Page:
Cloud-based backup: Best strategies and practices
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Hybrid clouds are designed to deliver the best of both private and public cloud infrastructures. Here are three...
hybrid cloud advantages that can have a huge impact on performance and reduce costs at the same time.
Advantage 1: Reduce wasted space
Ongoing studies by Dragon Slayer Consulting and other analyst organizations have found that the vast majority of data in data centers -- up to 90% or more -- is infrequently or rarely accessed. That passive data also continues to be protected, snapshotted, replicated and duplicated, consuming expensive storage, network and compute resources. Why not move passive data to lower cost storage in a public cloud? The most common answer to that question is that it's too hard and inconvenient. Not anymore.
There are several vendors with products that can automatically move data to a lower cloud tier today (examples include Avere, EMC, Microsoft, Nasuni, Oracle, Panzura and Zadara, with more appearing every day). There are also some emerging hyper-converged infrastructure systems that automatically migrate data to and from public cloud storage. Passive data is moved automatically based on policies, such as the age of the data or last access date. Retrieving passive data takes a bit longer since it is recalled over the internet, but it no longer consumes local resources. Software from vendors such as Data Dynamics, IBM, NTP Software and Veritas, for example, accomplishes the same thing for file or unstructured data.
Migrating passive data to a lower tier of storage saves expensive primary storage, floor space, rack space, power, cooling, cables and administration -- making it one of the top three hybrid cloud advantages. It also reduces tech refresh times and expenses, as well as data migration costs. Primary data can now receive local, high performance that tends to be more consistent since the amount of active data is relatively small and the system no longer has to manage huge amounts of data that reduces the performance of the primary workload.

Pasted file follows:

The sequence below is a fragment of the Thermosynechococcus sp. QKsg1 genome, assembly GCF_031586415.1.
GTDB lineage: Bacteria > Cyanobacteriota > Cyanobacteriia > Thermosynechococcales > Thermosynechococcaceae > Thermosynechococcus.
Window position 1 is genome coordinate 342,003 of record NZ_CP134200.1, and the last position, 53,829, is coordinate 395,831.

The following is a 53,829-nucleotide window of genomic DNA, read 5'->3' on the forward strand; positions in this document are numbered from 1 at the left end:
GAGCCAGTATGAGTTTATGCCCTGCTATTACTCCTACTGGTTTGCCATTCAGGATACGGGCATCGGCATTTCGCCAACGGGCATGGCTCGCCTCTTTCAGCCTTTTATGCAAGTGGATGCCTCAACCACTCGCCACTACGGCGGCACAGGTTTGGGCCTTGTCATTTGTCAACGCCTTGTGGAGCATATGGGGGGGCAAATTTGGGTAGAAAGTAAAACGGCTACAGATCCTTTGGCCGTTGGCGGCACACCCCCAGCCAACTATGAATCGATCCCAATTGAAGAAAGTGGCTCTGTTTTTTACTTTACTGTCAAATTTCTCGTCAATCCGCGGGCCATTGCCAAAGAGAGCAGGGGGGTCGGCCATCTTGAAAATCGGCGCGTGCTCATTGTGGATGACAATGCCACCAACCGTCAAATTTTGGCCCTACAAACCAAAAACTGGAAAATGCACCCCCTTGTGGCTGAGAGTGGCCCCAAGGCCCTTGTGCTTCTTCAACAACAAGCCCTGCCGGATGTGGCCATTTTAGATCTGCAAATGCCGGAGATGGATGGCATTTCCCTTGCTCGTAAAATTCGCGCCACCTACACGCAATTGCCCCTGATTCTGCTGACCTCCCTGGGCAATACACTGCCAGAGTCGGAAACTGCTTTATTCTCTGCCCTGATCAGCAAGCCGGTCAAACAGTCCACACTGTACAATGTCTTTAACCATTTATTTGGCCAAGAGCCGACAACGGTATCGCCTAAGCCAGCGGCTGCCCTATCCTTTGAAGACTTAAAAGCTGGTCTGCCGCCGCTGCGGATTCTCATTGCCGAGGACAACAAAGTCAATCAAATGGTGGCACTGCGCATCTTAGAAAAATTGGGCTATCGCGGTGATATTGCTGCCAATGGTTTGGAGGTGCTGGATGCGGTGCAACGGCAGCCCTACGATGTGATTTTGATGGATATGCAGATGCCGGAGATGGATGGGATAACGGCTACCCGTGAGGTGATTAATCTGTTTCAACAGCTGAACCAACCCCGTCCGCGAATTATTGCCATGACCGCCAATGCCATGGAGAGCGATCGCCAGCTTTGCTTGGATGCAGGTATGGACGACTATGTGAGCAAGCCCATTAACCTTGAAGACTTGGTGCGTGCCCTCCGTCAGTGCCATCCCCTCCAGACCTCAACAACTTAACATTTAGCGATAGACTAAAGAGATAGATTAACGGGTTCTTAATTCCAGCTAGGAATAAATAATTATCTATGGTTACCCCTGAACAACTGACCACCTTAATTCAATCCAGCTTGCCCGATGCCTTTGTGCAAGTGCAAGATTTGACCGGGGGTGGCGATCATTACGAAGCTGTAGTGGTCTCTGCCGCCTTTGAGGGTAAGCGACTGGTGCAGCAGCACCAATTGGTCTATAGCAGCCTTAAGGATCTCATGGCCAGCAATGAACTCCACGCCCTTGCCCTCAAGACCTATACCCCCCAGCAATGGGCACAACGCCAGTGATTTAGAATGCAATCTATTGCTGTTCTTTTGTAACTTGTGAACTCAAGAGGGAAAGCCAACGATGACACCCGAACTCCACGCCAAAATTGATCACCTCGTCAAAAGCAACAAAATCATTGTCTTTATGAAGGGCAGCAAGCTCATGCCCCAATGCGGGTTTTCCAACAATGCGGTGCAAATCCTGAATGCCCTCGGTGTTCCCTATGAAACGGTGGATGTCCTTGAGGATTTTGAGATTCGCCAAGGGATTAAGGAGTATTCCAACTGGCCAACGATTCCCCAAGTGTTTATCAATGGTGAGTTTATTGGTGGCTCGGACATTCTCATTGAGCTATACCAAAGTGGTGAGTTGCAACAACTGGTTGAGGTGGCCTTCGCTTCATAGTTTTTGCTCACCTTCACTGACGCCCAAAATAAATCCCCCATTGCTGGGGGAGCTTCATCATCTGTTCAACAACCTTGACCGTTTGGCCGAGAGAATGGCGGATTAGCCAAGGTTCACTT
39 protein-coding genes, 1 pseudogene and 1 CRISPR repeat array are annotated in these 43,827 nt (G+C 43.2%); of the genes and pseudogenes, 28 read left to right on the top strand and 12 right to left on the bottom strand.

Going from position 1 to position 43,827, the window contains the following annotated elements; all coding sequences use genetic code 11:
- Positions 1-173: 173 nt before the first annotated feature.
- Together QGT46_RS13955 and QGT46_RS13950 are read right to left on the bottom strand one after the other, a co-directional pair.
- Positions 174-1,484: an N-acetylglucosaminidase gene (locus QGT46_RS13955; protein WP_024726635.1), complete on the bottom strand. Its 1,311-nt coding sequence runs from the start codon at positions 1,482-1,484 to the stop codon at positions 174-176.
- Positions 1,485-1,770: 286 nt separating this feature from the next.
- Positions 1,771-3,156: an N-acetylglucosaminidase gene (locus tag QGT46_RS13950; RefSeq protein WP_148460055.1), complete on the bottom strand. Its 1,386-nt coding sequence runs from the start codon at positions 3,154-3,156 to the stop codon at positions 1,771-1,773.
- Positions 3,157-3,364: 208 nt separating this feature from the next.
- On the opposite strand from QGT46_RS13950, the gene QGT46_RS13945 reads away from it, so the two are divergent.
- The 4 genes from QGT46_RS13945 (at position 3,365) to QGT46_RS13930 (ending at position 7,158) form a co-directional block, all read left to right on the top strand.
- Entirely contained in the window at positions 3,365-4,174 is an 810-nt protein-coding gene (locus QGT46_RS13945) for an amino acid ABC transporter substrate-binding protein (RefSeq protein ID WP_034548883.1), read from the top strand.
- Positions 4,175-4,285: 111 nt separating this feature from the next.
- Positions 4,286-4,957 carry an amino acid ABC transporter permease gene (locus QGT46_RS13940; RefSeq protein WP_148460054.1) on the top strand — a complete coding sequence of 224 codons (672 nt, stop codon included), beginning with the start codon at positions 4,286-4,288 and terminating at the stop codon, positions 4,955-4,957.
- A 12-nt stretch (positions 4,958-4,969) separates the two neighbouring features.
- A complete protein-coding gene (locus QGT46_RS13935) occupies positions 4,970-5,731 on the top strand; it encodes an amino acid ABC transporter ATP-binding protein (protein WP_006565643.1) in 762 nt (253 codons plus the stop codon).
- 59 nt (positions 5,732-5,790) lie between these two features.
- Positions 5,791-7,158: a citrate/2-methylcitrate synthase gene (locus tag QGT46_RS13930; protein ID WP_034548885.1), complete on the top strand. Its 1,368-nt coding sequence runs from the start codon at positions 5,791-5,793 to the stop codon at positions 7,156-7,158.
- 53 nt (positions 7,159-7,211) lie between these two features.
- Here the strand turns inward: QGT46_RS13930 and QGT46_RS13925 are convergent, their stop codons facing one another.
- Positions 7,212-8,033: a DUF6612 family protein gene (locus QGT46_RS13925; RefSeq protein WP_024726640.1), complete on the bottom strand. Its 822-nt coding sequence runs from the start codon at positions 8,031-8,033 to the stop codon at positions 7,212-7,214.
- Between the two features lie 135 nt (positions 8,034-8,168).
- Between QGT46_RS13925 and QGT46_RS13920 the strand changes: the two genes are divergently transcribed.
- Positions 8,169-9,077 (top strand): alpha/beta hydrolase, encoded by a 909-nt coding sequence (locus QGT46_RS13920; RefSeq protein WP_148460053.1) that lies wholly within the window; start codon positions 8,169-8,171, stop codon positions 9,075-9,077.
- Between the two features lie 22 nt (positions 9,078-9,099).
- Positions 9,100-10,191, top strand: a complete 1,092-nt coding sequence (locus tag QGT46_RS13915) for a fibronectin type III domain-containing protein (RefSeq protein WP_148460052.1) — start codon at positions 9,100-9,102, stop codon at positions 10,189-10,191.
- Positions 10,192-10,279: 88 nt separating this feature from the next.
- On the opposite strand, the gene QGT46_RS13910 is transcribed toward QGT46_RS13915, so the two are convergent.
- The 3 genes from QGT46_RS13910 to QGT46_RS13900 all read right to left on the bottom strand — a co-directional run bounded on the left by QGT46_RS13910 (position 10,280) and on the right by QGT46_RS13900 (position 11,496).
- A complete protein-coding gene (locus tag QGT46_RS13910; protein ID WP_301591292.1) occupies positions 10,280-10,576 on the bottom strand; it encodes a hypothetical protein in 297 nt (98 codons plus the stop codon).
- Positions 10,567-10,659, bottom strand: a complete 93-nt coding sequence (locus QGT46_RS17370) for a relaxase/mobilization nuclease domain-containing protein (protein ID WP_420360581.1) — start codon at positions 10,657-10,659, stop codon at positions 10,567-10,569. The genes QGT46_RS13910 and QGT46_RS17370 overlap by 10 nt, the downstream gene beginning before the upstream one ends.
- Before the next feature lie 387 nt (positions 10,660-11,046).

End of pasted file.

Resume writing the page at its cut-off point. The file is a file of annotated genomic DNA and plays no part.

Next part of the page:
Advantage 2: Achieve better performance through backup
Many backup and recovery as a service providers use hybrid clouds to enhance performance. There are two instances when performance is an issue for BRaaS providers:
- The first time data is backed up to the service.
- When a large amount of data must be recovered to a customer site.
The performance answer to this problem is a hybrid cloud. One of the major hybrid cloud advantages that users may need to be reminded of is that, while all backups are eventually stored in the cloud, the most recent backups are also stored locally -- usually in a service provider-supplied appliance or virtual appliance -- to provide local performance for extreme situations. Even if a BRaaS provider is not involved, most backup and recovery software and purpose-built backup appliances have a hybrid option that enables the same process of storing the most recent copies locally and sending all of the backups to a public storage cloud.
Advantage 3: Use cloud bursting for added resources
When workloads spike unpredictably, local resources are often unable to handle the load. The last of our top three hybrid cloud advantages is the ability to solve this performance problem automatically using cloud bursting. A hybrid cloud can migrate that workload to a public cloud based on policies such as resource availability; it then does its work in the public cloud. When finished, the hybrid cloud migrates the results, application data and source data on premises. The hybrid cloud essentially uses the public cloud as an overflow resource in this case. Avere's Virtual Edge Filer offers one of the better examples of cloud bursting.
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